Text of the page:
“As a Filipino American nurse, I felt fortunate to be part of this program,” Inumerables said. “It allowed me to be mentored by an esteemed oncology nurse leader who voluntarily shared her time, wisdom, and experience.”

Shining a Light on a Community That Continues to Confront Challenges

Despite their contributions, the community’s historical discrimination and disparities still haunt Filipino American nurses today. CNN reported in 2020 that Filipinos disproportionately “constitute over 30% of total COVID-related deaths among RNs.” The increased inequities and racism since 2020 compel continued action to raise awareness of and protect against Asian hatred, particularly in the nursing profession.

PNAA’s mission “to uphold and foster the positive image and welfare of Filipino American nurses, promote professional excellence, and contribute to significant outcomes to health care and society through education, research, and clinical practice,” does just that, Saria explained. The association created the Heal Our Nurses campaign to develop critical, intermediate, and long-term interventions and programs to support the Filipino American nursing community during and beyond the pandemic.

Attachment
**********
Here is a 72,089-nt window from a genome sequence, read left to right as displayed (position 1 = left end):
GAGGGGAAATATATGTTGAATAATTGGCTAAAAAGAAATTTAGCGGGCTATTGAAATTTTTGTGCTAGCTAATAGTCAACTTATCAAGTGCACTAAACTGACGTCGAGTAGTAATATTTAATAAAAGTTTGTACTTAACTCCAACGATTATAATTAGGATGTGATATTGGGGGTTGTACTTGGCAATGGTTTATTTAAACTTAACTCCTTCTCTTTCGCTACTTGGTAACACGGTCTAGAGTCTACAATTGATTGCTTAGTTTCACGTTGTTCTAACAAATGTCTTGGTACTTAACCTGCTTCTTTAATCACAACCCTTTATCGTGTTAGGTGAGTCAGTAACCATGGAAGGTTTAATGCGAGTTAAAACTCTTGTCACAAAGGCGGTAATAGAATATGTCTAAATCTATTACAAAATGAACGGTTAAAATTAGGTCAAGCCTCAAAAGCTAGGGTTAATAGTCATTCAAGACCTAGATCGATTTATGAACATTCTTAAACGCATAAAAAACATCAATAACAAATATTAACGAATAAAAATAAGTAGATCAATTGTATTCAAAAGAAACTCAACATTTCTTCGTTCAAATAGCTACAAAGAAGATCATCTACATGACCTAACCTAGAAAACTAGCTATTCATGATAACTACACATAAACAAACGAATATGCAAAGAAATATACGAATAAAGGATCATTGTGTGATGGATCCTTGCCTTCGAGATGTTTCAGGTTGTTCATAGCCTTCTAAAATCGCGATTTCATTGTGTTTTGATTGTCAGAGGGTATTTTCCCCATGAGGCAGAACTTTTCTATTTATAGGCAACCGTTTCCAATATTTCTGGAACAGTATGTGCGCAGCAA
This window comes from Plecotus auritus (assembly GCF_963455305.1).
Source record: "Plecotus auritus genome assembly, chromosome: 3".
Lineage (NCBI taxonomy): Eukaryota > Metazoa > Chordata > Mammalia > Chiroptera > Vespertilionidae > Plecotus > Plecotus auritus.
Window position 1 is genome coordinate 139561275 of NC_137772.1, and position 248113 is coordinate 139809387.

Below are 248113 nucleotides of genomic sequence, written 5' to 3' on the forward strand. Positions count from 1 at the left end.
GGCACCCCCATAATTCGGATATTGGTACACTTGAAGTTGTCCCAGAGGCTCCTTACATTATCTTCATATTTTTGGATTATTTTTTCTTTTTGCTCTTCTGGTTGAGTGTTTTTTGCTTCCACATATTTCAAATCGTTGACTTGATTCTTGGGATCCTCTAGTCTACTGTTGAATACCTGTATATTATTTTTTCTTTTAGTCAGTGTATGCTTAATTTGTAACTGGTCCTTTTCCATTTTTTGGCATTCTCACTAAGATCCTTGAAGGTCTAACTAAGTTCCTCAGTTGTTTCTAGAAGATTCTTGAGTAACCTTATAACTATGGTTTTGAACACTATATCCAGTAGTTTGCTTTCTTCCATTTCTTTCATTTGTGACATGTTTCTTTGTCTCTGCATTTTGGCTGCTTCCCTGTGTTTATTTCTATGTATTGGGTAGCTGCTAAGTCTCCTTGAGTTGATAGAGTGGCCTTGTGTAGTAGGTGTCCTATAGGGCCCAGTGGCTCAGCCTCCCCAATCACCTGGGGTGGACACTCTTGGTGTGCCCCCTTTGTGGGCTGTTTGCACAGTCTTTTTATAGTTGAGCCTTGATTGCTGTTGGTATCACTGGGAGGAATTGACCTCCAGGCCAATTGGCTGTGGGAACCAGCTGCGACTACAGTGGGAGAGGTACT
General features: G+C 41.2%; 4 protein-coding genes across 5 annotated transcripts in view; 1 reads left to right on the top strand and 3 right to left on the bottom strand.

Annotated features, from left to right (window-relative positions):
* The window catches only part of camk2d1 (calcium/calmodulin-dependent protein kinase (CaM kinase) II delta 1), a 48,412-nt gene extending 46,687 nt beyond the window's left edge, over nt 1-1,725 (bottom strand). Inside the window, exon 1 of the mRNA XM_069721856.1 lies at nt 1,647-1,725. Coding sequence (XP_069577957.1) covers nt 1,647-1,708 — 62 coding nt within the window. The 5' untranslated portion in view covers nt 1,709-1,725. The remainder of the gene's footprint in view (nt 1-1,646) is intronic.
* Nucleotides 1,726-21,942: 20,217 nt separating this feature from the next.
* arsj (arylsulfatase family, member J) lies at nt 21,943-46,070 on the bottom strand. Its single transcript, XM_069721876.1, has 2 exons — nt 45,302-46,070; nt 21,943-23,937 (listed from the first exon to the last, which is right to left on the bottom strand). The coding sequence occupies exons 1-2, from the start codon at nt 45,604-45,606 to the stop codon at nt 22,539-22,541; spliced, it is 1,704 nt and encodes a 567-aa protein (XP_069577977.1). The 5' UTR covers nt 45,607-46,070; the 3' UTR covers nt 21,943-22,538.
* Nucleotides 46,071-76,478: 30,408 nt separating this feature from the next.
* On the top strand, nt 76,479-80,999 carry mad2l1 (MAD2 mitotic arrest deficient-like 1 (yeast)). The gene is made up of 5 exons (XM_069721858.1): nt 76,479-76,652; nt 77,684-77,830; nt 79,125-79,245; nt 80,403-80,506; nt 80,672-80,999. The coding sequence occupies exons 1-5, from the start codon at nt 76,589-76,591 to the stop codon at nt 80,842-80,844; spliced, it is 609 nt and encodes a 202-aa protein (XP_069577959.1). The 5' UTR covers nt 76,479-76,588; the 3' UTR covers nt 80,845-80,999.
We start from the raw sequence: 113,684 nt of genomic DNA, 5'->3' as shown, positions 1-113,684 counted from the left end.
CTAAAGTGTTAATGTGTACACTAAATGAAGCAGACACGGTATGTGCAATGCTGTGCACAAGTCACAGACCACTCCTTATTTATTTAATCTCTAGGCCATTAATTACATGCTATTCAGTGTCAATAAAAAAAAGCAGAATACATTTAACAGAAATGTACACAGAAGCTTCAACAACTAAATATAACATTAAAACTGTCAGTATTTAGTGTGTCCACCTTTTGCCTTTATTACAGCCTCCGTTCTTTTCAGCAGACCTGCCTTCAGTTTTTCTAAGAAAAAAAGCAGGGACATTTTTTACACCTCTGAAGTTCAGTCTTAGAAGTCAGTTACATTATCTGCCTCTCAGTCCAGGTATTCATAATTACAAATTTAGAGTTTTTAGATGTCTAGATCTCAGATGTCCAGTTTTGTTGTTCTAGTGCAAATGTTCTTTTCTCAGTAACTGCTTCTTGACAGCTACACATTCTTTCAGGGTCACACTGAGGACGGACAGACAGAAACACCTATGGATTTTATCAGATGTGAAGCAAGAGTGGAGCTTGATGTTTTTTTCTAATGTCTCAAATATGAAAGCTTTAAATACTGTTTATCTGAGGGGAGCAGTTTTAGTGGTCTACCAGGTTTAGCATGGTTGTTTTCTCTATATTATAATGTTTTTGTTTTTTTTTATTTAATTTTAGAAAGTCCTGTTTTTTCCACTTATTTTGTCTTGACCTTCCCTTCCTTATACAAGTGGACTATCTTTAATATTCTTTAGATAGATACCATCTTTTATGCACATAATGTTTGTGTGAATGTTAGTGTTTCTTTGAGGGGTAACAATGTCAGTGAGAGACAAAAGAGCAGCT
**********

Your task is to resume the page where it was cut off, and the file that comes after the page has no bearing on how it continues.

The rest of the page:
As a frequent speaker and presenter, Saria said that he actively encourages participation in organizations like PNAA and ONS because, “For me, the most valuable gift you give as a member is not your membership fee. It is your voice. You add one more voice to the collective voices of Filipino American nurses.”

Inumerables is a testament to that vision. “I am inspired by ONS’s commitment to advocating for oncology nursing practice and improving patient care. It has encouraged me to continue growing and pushing myself to be the best version of a nurse leader,” she said. “Thank you, ONS, for welcoming a Filipino American nurse and inspiring me to advance my nursing career in oncology. Mabuhay!”

For a list of activities and celebrations, visit the Filipino American National Historical Society, and check out PNAA’s theme song, which encapsulates the dedication of the Filipino American nursing community.